My micro fiction piece Coffee Lover is included in formercactus’ issue 4 , dedicated to micro and chock full of contributors.
She accepted the dishwasher job at the cafe because she liked the way soapy water smelled as it mingled with coffee, creating a creamy & fragrant mahogany brew.
Permalink to my story is here.
My flash fiction story The Car Place appears in the January issue of Gravel magazine.
Outside it was about 106 degrees with not a cloud in sight, and my friend was in the large lot bagging up her possessions from her repo’d Bonneville.
Here is the story permalink.
i say to her, look, just because you’re using a razor does not mean you are shaving. you are simply moving it around your cheek and elsewhere to eliminate any extra hairs. it’s a process of elimination.
and know that the razor is pink, i say, making eye contact in the mirror. it’s one you can leave out on the ledge of a sink when guests are around because they know that, like any other woman, you have to do upkeep on your legs, which you do, albeit more often than you would like. Continue reading “pep talk”
when a guy approaches you from out of nowhere, and the two of you hit it off conversation-wise (talking art), and then he says they used to call him Lucifer back in LA, you start to wonder why and what the metaphysical purpose of his visit might be.
and now knowing what you know about his old nickname, you can draw only vague albeit somewhat disconcerting conclusions, and therefore your thoughts have taken a detour, and his side of the conversation is no longer registering in your logical brain. That’s when you start taking note of his physical features and character traits, trying to figure out what they might indicate: his cocked fedora; his slow, confident gait; his diagonal eyebrows, so elegant in the way that they slant; his shrewd stare.
handing you his business card (photography specializing in portraits of women), he goes on to say he had a complimentary studio in LA — a sprawling loft — because he dealt drugs for some local mogul, and during business lulls he collaged the walls using clippings of vintage smut. He claimed to have staved off a bust once because the officer was enthralled by his artwork.
This guile was what set your thoughts aflame the most, and so unquestioningly, you used the whole Lucifer thing as a departure point.
this story is all about the ending so why don’t we just cut to the chase. The ending is that the protagonist is an avid photographer. The ending is that she is staring out of her bedroom window on moving day. The ending is that it is a beautiful spring morning. The ending is that she is looking at the gazebo near her apartment building. The ending is that there is a bitter-sweet beauty about the gazebo. But the ending is that there are also painful memories attached to it, linked to her former relationship.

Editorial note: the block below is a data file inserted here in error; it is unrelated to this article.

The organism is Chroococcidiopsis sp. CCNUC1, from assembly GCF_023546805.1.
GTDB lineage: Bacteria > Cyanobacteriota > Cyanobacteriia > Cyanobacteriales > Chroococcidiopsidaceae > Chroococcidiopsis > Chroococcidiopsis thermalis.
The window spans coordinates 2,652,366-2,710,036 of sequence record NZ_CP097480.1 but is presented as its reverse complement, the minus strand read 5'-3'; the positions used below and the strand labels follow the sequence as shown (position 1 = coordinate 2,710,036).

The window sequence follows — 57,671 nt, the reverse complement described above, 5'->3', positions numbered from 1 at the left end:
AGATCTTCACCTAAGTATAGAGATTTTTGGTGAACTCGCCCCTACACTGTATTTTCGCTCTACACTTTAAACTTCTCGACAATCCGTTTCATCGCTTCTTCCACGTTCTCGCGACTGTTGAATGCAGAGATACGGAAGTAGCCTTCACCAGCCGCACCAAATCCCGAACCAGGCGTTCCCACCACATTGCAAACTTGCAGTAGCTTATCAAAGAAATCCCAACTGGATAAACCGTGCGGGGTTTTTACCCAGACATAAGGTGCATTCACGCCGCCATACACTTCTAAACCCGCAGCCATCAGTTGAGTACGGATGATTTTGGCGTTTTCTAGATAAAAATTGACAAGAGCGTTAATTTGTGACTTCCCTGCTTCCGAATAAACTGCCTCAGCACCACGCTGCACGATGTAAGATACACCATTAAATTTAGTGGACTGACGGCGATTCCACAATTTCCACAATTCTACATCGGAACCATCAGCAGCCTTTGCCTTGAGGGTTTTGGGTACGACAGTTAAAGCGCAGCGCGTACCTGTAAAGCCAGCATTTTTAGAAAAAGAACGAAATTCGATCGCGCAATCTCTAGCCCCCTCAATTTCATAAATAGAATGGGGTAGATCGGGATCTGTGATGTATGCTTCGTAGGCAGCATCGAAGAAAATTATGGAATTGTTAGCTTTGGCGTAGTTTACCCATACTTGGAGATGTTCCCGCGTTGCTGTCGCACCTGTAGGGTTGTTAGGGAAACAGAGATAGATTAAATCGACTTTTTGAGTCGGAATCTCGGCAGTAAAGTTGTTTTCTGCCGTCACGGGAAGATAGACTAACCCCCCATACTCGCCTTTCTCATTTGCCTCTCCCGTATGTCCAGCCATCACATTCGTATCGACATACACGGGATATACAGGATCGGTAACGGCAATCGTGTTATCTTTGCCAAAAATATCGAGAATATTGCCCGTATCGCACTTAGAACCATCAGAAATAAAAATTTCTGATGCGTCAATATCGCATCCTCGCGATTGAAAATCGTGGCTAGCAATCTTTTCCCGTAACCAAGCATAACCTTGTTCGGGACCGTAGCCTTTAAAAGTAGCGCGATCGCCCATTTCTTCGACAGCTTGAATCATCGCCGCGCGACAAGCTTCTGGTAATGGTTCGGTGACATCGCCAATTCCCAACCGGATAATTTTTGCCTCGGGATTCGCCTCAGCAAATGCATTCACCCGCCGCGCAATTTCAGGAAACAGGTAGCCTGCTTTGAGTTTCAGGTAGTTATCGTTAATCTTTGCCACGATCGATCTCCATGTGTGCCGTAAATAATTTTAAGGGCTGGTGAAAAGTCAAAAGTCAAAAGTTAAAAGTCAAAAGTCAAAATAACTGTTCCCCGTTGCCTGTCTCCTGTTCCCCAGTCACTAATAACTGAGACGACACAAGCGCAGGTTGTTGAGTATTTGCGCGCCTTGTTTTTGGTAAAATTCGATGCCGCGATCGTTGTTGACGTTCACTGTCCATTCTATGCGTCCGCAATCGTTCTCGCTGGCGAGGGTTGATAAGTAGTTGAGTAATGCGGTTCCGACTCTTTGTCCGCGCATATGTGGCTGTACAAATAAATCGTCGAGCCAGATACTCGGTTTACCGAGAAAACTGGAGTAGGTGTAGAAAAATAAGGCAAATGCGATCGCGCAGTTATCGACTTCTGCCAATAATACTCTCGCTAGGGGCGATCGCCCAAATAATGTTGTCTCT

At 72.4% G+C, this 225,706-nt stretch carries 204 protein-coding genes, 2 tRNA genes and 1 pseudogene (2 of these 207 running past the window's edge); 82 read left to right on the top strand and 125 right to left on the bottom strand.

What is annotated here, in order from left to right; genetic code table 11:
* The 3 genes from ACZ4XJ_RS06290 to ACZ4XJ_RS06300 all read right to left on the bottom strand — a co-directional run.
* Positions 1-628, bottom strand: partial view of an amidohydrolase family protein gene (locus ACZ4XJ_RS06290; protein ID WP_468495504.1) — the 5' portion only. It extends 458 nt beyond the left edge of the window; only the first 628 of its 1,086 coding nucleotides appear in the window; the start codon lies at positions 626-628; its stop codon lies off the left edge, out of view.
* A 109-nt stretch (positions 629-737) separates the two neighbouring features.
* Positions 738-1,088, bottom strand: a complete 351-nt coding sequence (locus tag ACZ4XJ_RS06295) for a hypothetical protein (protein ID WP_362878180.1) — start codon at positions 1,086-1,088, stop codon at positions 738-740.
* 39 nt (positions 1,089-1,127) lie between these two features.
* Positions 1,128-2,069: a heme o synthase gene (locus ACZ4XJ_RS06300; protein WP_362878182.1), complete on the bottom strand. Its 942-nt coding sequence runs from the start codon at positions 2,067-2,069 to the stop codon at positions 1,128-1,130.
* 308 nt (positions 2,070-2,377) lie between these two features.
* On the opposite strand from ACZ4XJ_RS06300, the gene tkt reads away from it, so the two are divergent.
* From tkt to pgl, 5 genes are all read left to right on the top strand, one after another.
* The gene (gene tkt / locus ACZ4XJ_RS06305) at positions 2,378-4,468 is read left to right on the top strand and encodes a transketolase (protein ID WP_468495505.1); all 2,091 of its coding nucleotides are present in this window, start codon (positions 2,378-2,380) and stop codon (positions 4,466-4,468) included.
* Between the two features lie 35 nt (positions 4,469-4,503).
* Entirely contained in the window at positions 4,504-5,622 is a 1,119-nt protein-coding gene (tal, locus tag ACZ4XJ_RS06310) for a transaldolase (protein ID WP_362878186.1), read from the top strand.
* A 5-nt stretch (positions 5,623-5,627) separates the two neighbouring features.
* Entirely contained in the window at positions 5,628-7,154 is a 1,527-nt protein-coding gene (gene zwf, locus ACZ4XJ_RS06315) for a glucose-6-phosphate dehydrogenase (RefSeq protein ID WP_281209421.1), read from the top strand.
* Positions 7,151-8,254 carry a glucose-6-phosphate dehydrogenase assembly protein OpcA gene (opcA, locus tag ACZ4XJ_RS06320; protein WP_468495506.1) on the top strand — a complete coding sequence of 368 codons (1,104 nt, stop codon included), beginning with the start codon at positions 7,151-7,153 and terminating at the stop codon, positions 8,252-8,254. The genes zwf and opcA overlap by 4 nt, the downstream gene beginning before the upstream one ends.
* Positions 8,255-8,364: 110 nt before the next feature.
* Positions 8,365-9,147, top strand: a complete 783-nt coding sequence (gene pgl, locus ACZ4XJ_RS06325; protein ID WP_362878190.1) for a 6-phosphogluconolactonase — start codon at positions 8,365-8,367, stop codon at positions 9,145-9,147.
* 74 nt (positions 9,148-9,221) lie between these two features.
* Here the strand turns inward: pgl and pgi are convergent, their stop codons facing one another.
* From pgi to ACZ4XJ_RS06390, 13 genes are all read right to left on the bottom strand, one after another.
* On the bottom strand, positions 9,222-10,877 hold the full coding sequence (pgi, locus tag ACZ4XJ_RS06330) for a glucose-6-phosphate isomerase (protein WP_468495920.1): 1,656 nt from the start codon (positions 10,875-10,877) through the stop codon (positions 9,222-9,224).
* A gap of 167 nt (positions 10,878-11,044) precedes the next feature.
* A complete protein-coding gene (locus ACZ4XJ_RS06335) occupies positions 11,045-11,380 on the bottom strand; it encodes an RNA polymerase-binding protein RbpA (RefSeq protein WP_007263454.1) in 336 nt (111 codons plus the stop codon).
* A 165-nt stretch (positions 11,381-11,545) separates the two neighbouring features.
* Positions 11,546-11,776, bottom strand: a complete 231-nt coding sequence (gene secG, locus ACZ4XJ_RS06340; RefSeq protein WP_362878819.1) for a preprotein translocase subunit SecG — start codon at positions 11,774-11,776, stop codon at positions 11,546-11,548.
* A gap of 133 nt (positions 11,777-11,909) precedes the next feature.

still, the ending is that while she is looking at the gazebo, she realizes that it seems to be extra beautiful on this particular morning. The ending is that there are birds fluttering around it because it is mating season, and that there are trees near it, making it all very scenic and idyllic. The ending is that it looks like an animated fairy tale. The ending is that she has always particularly loved photographing nature, too. But the ending is that she does not take a photo.
the ending is that the movie camera shows the audience a close-up shot of her digital camera, sitting on a chair, its strap wound neatly atop the seat, and suitcases and boxes around the room. The ending is that the room has hardwood floors, and the woman has always loved hardwood floors. But the ending is that the woman is leaving.
You can read my flash fiction piece on the magazine’s newly revamped website. A quickie excerpt:
Perhaps if she was feeling brazen enough, she’d pull over on a road shoulder on the freeway and toss them into the torrent of traffic, ideally in the path of a tractor-trailer.
In this town, you can trace the discourteous smell of cheap cigarettes to the reservation bargain brands like Cheyenne sold at the Paiute’s tribal mini mart and smoke shop downtown, where you could buy looseys or get them by the pack or carton. Continue reading “karma”
Maddie lounged in the Roman-style tub, rich, foamy bubbles creeping up over her legs and rising near her nether regions as the stupid old prosecuting attorney lurked just behind the half-open door.
A large man height- and weight-wise who was balding and had a comb-over — gray and wheat-colored strands sprawled across his glossy scalp — he stood there in a blue dress shirt and pressed gray slacks with black shoes, making clumsy, failed attempts at idle chit-chat in his semi-appealing Texas accent. Continue reading “the bubble bath”
I went to a tweetup once @ a pricey club on the las vegas strip with outdoor seating. a bunch of us social media strangers sat around drinking cocktails and talking tweets. one guy was fixed on growing his trove of followers. he bragged that he had a shitload and asked if i’d become part of his fold. instead i gave my loyal followship to this attractive girl in white denim shorts & a mid-rise shirt. Continue reading “when twitter played cupid”